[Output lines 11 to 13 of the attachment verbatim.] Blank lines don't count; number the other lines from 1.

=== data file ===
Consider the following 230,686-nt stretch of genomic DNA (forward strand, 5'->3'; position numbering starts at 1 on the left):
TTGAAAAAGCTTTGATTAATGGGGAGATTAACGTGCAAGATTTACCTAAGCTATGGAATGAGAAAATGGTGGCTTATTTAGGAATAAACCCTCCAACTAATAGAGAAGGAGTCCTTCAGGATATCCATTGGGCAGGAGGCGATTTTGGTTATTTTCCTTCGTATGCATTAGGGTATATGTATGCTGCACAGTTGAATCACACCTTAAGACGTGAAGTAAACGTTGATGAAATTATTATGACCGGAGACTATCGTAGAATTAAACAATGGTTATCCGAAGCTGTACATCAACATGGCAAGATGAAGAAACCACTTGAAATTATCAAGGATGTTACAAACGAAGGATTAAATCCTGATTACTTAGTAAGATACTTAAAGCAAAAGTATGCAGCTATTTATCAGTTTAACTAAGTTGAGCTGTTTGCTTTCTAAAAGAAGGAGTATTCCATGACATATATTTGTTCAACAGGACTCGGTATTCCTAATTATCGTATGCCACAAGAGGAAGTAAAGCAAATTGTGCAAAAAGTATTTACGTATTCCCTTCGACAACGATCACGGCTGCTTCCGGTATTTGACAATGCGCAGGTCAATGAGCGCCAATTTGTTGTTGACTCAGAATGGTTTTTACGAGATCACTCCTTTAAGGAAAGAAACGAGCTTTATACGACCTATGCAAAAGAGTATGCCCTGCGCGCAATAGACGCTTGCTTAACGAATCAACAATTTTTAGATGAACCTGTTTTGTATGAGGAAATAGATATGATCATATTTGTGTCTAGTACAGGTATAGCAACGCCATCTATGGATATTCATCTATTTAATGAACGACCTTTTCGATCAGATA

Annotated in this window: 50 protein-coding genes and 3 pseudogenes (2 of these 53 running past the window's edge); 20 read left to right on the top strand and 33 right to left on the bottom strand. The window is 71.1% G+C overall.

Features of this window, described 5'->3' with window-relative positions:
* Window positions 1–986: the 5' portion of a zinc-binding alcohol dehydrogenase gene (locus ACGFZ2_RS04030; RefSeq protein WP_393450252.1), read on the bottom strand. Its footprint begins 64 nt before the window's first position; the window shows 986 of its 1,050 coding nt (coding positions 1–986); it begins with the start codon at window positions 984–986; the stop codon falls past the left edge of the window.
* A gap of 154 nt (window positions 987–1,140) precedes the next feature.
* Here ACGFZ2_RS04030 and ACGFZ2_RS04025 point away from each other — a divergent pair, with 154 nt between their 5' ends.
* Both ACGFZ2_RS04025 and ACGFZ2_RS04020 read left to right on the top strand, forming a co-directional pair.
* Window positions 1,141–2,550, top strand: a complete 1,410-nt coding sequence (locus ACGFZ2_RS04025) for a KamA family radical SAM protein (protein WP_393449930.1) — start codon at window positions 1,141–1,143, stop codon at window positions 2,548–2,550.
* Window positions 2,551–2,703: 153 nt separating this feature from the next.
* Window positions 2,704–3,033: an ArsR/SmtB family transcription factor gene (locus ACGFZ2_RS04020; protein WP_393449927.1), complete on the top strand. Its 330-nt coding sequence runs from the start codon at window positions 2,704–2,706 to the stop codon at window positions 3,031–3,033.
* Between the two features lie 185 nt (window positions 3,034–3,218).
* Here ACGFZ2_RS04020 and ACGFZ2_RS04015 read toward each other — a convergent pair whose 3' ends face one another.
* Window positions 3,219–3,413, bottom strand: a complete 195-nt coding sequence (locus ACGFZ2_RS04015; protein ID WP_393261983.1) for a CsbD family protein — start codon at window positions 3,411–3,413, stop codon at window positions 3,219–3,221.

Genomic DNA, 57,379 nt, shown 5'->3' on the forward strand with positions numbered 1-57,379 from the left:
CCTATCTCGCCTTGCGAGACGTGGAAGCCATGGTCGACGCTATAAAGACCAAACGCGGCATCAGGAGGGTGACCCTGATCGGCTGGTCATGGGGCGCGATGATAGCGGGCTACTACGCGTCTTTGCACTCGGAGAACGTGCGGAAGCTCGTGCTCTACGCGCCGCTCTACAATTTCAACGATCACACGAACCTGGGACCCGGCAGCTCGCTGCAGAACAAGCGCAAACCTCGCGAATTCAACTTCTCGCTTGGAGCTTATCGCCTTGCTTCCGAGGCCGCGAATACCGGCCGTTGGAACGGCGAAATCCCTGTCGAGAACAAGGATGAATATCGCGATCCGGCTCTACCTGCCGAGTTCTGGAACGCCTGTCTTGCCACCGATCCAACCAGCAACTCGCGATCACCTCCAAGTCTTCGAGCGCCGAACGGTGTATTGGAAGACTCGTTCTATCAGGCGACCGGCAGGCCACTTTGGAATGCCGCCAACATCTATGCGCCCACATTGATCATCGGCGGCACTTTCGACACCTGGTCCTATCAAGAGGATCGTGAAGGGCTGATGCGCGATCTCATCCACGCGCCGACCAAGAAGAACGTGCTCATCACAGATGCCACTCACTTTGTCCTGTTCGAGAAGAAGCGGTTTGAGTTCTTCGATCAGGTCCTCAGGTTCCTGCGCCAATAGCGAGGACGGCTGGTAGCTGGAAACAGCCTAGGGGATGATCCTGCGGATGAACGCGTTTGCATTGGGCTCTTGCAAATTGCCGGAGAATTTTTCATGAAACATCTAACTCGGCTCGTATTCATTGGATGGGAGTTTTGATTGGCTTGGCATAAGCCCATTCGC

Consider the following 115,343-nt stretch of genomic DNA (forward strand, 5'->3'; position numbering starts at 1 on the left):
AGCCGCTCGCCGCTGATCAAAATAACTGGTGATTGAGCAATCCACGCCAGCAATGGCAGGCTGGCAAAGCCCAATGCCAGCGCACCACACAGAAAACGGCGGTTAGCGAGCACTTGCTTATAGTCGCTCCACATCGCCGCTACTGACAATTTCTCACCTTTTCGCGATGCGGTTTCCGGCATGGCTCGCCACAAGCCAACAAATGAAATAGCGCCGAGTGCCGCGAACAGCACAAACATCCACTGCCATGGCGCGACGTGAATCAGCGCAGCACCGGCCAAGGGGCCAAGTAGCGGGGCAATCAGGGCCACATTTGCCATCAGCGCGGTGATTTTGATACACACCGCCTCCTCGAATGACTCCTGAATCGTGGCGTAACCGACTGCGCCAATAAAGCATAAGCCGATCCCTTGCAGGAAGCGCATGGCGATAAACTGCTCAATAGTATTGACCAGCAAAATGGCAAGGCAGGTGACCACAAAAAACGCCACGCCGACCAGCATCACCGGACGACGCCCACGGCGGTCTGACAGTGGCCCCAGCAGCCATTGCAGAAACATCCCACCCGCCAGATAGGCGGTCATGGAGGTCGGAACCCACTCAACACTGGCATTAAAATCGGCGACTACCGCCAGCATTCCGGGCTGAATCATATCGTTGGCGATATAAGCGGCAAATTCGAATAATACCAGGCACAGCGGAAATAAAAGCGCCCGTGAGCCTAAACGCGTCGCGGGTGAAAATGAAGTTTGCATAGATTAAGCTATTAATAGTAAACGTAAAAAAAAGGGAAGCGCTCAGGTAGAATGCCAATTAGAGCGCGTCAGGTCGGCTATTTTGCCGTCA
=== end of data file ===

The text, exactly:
* Window positions 2,704–3,033: an ArsR/SmtB family transcription factor gene (locus ACGFZ2_RS04020; protein WP_393449927.1), complete on the top strand. Its 330-nt coding sequence runs from the start codon at window positions 2,704–2,706 to the stop codon at window positions 3,031–3,033.
* Between the two features lie 185 nt (window positions 3,034–3,218).
* Here ACGFZ2_RS04020 and ACGFZ2_RS04015 read toward each other — a convergent pair whose 3' ends face one another.